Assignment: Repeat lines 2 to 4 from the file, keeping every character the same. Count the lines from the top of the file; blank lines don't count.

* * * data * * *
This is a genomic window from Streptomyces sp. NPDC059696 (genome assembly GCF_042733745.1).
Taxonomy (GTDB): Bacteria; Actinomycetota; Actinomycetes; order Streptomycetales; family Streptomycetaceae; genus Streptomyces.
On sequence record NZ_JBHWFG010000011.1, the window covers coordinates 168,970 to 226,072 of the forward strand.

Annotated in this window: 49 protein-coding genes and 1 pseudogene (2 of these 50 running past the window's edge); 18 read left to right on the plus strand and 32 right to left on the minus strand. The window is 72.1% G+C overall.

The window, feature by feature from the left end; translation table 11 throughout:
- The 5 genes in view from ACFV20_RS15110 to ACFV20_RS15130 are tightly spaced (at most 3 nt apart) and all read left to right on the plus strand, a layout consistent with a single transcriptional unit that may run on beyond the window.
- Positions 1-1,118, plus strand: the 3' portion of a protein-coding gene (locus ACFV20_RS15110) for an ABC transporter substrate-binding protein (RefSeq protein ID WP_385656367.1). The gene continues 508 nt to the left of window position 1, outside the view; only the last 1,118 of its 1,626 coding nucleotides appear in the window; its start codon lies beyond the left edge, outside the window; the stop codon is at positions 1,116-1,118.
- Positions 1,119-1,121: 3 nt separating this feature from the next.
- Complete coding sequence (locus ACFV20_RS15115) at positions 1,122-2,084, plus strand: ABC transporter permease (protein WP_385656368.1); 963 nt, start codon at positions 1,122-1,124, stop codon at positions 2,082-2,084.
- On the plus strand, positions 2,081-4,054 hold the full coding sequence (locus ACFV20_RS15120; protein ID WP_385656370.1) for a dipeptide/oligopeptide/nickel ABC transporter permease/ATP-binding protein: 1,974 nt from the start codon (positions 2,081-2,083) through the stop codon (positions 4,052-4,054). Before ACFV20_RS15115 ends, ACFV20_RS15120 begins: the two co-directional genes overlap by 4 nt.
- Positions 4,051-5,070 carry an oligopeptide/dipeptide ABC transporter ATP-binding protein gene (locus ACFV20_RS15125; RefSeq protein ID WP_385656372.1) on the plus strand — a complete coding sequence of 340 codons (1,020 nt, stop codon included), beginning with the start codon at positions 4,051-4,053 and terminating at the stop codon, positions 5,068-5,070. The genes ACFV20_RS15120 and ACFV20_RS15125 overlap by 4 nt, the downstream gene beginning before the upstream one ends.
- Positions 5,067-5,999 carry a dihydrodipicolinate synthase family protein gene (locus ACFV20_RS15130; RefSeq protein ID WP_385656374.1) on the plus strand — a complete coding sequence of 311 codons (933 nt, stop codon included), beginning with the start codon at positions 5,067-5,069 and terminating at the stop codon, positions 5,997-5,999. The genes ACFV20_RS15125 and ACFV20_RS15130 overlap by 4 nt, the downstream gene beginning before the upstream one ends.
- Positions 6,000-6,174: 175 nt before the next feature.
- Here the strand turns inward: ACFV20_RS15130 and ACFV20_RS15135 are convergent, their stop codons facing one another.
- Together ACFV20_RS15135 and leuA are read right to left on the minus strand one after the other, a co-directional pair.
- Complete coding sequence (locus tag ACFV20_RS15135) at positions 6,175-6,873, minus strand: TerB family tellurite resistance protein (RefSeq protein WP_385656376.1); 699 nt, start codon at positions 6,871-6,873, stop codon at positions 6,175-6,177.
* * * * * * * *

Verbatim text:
Taxonomy (GTDB): Bacteria; Actinomycetota; Actinomycetes; order Streptomycetales; family Streptomycetaceae; genus Streptomyces.
On sequence record NZ_JBHWFG010000011.1, the window covers coordinates 168,970 to 226,072 of the forward strand.

Annotated in this window: 49 protein-coding genes and 1 pseudogene (2 of these 50 running past the window's edge); 18 read left to right on the plus strand and 32 right to left on the minus strand. The window is 72.1% G+C overall.